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Reciprocal inter-insurance exchange: Wikis


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A reciprocal inter-insurance exchange, is an insurance company referred to in United States state legislation as either a reciprocal insurance exchange, a reciprocal interinsurance exchange, or perhaps most properly a reciprocal inter-insurance exchange and is managed by an attorney in fact (AIF). Sometimes they are referred to simply as "reciprocals".

A reciprocal interinsurance exchange is unincorporated: each member of the exchange is individually and severally liable to indemnify all the other members. As to the unincorporated personal liability of each member of a reciprocal inter-insurance exchange, there is an important distinction when compared to a partnership: members of a reciprocal inter-insurance exchange are not jointly liable, as are partners of a law firm.

Reciprocals are sometimes confused with an incorporated mutual insurance company. Reciprocals have been compared to limited liability company (LLC) and limited partnerships (LP). Both the reciprocal and the LLC are made up of members. Members of a reciprocal are also sometimes referred to as subscribers. Members enter into a direct partnership with most of the features associated with a mutual agency. As is also true in the case of the LLC, there is no incorporated limited liability entity owned by shareholders. Share ownership and limited liability evidenced by stock certificates are not issued to each owner. However, legislation has been enacted that limits liability of members to only the assets held by the reciprocal. Therefore, for liability purposes, membership in a reciprocal is similar to ownership of shares of a corporation.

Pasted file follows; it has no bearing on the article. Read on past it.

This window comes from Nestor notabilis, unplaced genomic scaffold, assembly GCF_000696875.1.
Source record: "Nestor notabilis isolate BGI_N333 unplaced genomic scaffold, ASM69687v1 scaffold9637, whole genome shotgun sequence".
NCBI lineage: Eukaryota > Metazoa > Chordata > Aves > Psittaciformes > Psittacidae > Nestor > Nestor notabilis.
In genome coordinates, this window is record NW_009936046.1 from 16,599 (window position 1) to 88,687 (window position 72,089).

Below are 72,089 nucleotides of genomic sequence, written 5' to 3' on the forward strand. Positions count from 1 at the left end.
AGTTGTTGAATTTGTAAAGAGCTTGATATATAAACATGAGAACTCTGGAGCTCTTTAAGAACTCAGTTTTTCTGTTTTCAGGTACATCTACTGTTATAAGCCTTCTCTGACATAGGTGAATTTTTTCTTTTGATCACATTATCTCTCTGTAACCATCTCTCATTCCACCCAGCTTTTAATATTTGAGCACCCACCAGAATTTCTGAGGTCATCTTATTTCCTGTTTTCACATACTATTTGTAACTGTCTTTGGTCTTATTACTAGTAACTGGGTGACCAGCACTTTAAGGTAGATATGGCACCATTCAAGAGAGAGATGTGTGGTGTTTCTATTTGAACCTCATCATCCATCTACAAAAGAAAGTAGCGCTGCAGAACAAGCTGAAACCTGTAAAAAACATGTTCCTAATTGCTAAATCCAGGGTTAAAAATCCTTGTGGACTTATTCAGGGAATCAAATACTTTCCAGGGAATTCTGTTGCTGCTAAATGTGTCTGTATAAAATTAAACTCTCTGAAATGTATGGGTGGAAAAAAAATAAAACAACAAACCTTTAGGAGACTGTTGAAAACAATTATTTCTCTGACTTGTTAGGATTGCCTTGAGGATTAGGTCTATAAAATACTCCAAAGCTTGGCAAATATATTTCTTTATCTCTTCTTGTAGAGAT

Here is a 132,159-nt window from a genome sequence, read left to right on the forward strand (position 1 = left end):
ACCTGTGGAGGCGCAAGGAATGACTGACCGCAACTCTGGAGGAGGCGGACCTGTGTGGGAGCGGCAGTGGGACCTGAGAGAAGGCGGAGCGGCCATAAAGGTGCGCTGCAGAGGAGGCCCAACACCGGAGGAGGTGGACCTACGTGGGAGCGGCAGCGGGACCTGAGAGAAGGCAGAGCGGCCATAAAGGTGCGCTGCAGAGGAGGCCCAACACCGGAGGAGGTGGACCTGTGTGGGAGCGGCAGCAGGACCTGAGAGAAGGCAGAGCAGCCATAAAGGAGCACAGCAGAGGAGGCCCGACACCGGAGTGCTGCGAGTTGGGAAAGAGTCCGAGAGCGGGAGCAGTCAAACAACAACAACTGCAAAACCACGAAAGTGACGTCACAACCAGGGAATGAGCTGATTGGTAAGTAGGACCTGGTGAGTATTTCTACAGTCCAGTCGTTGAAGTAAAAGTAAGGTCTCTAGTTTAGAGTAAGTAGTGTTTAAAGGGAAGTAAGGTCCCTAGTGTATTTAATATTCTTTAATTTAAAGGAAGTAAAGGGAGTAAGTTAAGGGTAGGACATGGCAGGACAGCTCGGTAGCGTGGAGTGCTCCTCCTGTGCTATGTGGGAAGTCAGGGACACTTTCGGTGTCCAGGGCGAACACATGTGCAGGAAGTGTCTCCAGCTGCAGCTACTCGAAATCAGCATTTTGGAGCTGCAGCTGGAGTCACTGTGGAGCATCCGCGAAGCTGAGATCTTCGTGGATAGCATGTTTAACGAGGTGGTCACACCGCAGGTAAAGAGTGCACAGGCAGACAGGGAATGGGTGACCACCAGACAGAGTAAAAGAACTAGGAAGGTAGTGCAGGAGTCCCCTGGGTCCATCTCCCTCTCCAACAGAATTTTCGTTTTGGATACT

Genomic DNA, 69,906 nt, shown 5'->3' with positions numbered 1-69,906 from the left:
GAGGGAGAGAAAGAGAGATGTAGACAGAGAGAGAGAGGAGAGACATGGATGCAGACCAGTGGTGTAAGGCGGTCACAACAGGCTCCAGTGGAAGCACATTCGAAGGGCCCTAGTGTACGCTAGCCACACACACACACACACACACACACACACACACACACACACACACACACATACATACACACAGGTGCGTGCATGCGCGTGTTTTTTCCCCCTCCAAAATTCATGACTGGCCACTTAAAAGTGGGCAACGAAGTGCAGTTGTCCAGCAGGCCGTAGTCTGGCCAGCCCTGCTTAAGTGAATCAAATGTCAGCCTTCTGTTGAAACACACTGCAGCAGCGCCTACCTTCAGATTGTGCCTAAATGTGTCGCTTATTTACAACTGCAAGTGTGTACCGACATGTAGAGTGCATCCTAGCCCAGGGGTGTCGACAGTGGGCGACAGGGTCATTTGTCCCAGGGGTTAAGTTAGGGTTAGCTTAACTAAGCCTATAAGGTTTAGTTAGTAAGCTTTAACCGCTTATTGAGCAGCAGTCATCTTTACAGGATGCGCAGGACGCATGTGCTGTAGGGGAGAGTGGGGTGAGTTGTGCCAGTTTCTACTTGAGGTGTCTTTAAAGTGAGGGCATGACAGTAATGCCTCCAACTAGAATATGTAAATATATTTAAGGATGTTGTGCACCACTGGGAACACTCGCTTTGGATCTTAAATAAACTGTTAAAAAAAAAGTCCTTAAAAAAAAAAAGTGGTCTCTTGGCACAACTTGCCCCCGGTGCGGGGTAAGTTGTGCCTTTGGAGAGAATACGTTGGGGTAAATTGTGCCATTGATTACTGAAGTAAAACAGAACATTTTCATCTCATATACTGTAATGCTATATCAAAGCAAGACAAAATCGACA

Members of a reciprocal may be either a natural person, an LLC or LP, a partnership, or a corporation. In some states, municipalities form reciprocals to cross-indemnify towns, cities, villages, and counties.

The AIF is a stakeholder and a trustee who holds the deposits made by each member. All property entrusted to the AIF in a reciprocal remains, at all times, the property of the subscribers. In that regard, the AIF is a classic trustee, and the members are the beneficiaries of the trust.

See also


  • The Regulation of Reciprocal Insurance Exchanges, by Dennis F. Reinmuth (ISBN 0-256-00676-8)
  • USAA. A Tradition of Service 1922 –1997, by Paul T. Ringenbach (ISBN 0-89865-993-0)
  • USAA: life story of a business cooperative, by Edward Clare Dunn (ISBN 0-07-018280-9)

External links



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